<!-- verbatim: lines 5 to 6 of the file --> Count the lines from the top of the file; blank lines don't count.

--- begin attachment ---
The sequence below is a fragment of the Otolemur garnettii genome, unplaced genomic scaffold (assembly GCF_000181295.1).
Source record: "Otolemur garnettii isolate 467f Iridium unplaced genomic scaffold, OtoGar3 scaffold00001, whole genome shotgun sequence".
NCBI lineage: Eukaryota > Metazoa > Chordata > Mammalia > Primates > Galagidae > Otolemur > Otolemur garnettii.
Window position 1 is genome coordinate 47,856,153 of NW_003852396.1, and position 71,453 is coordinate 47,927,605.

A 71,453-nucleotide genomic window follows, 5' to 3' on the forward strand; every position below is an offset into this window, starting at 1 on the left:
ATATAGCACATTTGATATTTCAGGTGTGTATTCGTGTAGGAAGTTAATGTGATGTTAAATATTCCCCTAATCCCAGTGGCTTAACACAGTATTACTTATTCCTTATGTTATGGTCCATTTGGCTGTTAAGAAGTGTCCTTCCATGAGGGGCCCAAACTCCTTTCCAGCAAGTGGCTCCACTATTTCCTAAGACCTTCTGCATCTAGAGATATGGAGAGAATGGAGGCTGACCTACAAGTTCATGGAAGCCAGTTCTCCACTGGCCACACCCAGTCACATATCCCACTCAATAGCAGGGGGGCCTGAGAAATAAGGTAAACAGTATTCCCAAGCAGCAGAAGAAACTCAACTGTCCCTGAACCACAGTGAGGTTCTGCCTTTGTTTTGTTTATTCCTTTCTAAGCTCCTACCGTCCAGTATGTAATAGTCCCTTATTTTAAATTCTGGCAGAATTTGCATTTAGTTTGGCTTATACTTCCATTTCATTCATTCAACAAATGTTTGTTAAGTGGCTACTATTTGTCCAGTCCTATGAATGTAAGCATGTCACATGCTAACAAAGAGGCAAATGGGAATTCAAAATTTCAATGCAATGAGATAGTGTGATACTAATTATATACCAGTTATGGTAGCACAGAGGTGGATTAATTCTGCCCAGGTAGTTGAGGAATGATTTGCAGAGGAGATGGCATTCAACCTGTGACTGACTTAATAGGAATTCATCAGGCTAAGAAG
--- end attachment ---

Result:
A 71,453-nucleotide genomic window follows, 5' to 3' on the forward strand; every position below is an offset into this window, starting at 1 on the left:
ATATAGCACATTTGATATTTCAGGTGTGTATTCGTGTAGGAAGTTAATGTGATGTTAAATATTCCCCTAATCCCAGTGGCTTAACACAGTATTACTTATTCCTTATGTTATGGTCCATTTGGCTGTTAAGAAGTGTCCTTCCATGAGGGGCCCAAACTCCTTTCCAGCAAGTGGCTCCACTATTTCCTAAGACCTTCTGCATCTAGAGATATGGAGAGAATGGAGGCTGACCTACAAGTTCATGGAAGCCAGTTCTCCACTGGCCACACCCAGTCACATATCCCACTCAATAGCAGGGGGGCCTGAGAAATAAGGTAAACAGTATTCCCAAGCAGCAGAAGAAACTCAACTGTCCCTGAACCACAGTGAGGTTCTGCCTTTGTTTTGTTTATTCCTTTCTAAGCTCCTACCGTCCAGTATGTAATAGTCCCTTATTTTAAATTCTGGCAGAATTTGCATTTAGTTTGGCTTATACTTCCATTTCATTCATTCAACAAATGTTTGTTAAGTGGCTACTATTTGTCCAGTCCTATGAATGTAAGCATGTCACATGCTAACAAAGAGGCAAATGGGAATTCAAAATTTCAATGCAATGAGATAGTGTGATACTAATTATATACCAGTTATGGTAGCACAGAGGTGGATTAATTCTGCCCAGGTAGTTGAGGAATGATTTGCAGAGGAGATGGCATTCAACCTGTGACTGACTTAATAGGAATTCATCAGGCTAAGAAG